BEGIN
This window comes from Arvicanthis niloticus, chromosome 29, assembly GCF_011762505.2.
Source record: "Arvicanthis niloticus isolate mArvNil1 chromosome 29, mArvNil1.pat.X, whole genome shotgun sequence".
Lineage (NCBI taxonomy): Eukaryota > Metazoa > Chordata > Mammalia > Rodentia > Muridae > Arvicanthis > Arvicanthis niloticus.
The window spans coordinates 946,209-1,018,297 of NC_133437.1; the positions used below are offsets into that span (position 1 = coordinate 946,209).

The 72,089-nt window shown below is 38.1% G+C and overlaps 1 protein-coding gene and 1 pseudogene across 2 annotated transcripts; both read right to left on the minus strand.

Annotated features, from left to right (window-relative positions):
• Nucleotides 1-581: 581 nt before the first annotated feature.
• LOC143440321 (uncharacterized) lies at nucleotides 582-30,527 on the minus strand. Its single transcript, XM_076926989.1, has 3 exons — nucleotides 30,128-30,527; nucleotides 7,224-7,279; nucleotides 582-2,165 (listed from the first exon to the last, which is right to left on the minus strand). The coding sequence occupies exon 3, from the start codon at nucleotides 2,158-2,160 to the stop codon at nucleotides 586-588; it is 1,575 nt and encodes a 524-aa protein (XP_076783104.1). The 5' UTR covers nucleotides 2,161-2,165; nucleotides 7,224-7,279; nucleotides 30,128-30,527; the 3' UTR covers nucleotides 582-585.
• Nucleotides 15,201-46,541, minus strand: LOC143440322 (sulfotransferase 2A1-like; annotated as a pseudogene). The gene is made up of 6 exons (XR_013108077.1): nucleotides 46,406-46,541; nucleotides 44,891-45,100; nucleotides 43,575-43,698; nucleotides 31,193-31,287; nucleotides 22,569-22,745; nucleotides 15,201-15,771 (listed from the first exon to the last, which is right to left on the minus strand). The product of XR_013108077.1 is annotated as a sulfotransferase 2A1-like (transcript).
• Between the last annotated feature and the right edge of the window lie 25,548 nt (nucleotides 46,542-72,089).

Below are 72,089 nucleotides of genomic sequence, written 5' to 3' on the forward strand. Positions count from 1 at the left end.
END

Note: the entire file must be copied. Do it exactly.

This window comes from Arvicanthis niloticus, chromosome 29, assembly GCF_011762505.2.
Source record: "Arvicanthis niloticus isolate mArvNil1 chromosome 29, mArvNil1.pat.X, whole genome shotgun sequence".
Lineage (NCBI taxonomy): Eukaryota > Metazoa > Chordata > Mammalia > Rodentia > Muridae > Arvicanthis > Arvicanthis niloticus.
The window spans coordinates 946,209-1,018,297 of NC_133437.1; the positions used below are offsets into that span (position 1 = coordinate 946,209).

The 72,089-nt window shown below is 38.1% G+C and overlaps 1 protein-coding gene and 1 pseudogene across 2 annotated transcripts; both read right to left on the minus strand.

Annotated features, from left to right (window-relative positions):
• Nucleotides 1-581: 581 nt before the first annotated feature.
• LOC143440321 (uncharacterized) lies at nucleotides 582-30,527 on the minus strand. Its single transcript, XM_076926989.1, has 3 exons — nucleotides 30,128-30,527; nucleotides 7,224-7,279; nucleotides 582-2,165 (listed from the first exon to the last, which is right to left on the minus strand). The coding sequence occupies exon 3, from the start codon at nucleotides 2,158-2,160 to the stop codon at nucleotides 586-588; it is 1,575 nt and encodes a 524-aa protein (XP_076783104.1). The 5' UTR covers nucleotides 2,161-2,165; nucleotides 7,224-7,279; nucleotides 30,128-30,527; the 3' UTR covers nucleotides 582-585.
• Nucleotides 15,201-46,541, minus strand: LOC143440322 (sulfotransferase 2A1-like; annotated as a pseudogene). The gene is made up of 6 exons (XR_013108077.1): nucleotides 46,406-46,541; nucleotides 44,891-45,100; nucleotides 43,575-43,698; nucleotides 31,193-31,287; nucleotides 22,569-22,745; nucleotides 15,201-15,771 (listed from the first exon to the last, which is right to left on the minus strand). The product of XR_013108077.1 is annotated as a sulfotransferase 2A1-like (transcript).
• Between the last annotated feature and the right edge of the window lie 25,548 nt (nucleotides 46,542-72,089).

Below are 72,089 nucleotides of genomic sequence, written 5' to 3' on the forward strand. Positions count from 1 at the left end.